Magazine article Drug Topics

Letters

Magazine article Drug Topics

Letters

Article excerpt

Use it or lose it

Re: "Time to break the lock on Doc" [JP at Large, January 2012]

Imagine this scenario,

"Yes, I'm the pharmacist and I need to speak with Dr, So-and-So regarding her patient that's standing here, I have a dose clarification that I need addressed before I can dispense this to the waiting patient,"

"I'm sorry, this is the doctor line,"

"Yes, I'm aware, I'm a doctor,"

"You just said you're a pharmacist, and this is the doctor-only line," Click, Dead silence,

I call back, "Yes, I was just hung up on by one of your staff who didn't realize that pharmacists are doctors technically, I have a PharmD, That means Doctorate of Pharmacy, And now I've wasted another 5 minutes trying to get through your lines, to help OUR patient,"

Or this,

"Hi, I'm the pharmacist on duty and I need to speak with Dr, X regarding this doxycycline prescription he just wrote for a pregnant patient of mine,"

Medical assistant: "Well, I'm sorry but I can't disclose that due to HIPAA,"

I take a big sigh, "You understand pharmacists are licensed healthcare professionals, right? You understand we have a doctoral medical degree and it's not a breach of HIPAA but continuity of care, as I don't want to cause teratogenic effects to your patient's unborn fetus, so I need to find out why we're prescribing this,"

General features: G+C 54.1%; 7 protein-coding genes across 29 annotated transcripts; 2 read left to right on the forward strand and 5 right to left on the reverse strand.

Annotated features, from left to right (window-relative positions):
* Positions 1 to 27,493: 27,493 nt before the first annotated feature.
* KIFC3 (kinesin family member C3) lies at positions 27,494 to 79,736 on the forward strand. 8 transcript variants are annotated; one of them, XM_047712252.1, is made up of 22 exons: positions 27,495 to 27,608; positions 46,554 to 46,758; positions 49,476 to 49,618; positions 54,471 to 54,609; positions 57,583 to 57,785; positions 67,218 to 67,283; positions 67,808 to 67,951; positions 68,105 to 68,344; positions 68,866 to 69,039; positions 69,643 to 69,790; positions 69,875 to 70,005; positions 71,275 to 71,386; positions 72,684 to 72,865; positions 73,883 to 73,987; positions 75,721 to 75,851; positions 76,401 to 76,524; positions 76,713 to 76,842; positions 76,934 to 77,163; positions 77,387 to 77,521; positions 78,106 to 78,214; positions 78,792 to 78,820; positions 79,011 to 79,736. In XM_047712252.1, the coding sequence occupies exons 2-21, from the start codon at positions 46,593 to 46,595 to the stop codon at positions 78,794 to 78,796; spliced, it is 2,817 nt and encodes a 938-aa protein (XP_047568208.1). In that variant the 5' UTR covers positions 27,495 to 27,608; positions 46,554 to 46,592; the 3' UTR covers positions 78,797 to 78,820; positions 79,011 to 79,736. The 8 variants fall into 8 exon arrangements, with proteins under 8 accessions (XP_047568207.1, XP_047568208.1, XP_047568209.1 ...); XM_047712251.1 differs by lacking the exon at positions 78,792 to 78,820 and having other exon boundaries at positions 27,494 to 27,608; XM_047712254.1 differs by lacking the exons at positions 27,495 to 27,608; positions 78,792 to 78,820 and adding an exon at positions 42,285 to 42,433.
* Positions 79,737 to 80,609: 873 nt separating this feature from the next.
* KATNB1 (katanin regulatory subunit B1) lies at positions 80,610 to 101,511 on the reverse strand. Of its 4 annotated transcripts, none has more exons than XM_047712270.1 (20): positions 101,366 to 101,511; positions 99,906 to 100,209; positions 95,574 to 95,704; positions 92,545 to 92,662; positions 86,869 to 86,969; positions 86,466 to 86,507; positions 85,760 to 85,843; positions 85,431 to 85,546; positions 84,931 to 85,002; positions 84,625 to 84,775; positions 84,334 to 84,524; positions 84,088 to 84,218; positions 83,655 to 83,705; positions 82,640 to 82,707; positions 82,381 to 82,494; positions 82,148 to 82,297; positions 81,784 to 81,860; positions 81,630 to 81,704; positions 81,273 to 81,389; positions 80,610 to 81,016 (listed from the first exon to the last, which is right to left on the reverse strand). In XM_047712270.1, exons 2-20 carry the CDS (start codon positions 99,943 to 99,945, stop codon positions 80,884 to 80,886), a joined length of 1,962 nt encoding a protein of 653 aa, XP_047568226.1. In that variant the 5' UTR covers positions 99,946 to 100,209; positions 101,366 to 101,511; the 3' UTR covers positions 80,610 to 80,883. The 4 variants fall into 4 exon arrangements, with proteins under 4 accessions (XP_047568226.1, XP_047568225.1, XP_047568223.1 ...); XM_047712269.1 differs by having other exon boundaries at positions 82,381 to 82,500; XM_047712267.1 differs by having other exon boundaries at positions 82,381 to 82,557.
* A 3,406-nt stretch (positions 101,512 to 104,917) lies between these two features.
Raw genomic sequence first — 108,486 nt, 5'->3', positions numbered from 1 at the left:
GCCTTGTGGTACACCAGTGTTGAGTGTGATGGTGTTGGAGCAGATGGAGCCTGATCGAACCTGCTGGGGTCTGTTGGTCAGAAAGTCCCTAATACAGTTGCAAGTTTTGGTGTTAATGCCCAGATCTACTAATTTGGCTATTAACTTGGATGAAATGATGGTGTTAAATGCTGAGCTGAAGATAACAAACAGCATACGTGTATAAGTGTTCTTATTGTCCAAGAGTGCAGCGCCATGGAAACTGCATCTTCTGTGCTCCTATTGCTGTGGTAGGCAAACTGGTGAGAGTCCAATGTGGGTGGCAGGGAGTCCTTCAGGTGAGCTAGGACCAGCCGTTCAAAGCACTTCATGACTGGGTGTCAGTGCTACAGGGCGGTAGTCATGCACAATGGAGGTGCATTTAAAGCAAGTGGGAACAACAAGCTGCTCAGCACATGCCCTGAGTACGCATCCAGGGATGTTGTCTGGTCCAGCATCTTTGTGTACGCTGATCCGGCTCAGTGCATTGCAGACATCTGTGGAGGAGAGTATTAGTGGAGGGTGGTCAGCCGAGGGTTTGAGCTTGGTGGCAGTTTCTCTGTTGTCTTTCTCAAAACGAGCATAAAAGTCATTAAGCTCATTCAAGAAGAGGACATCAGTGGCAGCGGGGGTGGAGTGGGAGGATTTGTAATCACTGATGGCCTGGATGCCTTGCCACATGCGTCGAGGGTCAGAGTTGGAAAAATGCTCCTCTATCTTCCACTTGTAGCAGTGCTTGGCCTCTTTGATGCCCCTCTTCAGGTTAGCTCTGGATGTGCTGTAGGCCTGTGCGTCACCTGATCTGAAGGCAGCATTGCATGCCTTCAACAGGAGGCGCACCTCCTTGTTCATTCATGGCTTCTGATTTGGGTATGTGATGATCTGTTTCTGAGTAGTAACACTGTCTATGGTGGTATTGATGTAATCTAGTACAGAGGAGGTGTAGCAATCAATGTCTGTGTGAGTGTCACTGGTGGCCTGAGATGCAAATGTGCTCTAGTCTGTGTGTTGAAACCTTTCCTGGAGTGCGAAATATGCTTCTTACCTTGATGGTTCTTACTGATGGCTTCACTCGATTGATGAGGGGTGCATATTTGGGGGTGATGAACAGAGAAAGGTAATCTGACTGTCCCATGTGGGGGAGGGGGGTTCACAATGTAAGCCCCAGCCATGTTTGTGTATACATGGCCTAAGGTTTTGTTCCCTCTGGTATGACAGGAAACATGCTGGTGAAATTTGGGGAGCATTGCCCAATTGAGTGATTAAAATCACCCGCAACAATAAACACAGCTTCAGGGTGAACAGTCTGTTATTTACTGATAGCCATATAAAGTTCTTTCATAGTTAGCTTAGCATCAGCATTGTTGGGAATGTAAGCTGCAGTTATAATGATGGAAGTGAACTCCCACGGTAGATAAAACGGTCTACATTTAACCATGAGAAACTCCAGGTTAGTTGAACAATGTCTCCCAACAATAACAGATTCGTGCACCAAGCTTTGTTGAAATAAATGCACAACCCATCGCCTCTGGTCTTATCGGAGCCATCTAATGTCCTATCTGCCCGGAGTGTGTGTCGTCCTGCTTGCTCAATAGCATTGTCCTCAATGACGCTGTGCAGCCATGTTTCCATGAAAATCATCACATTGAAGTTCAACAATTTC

"Um, let me get Dr, X,"

"Thank you, you do that,"

I cannot tell you how many times I've run into these kind of situations in just 5 years of practice. When I signed on with my chain company I cleverly tried to ask for a badge with the title "Dr," when I filled out the form. My name badge was given to me with the title "Staff Pharmacist," Way to avoid the issue, chain drug store. At least some providers' offices have caught on with the fact that there are multiple different kinds of providers, and they now have a "provider-only line" instead of "doctor-only line," These are few and far between, though,

The truth is everyone is scared to anger the AMA and physicians, scared of how to make the change. Unless we address this, it will be taken care of for us, without a choice, as shown by the new legislation JP mentioned. Yet how do we shift this paradigm without confusing patients and angering our physician counterparts? …

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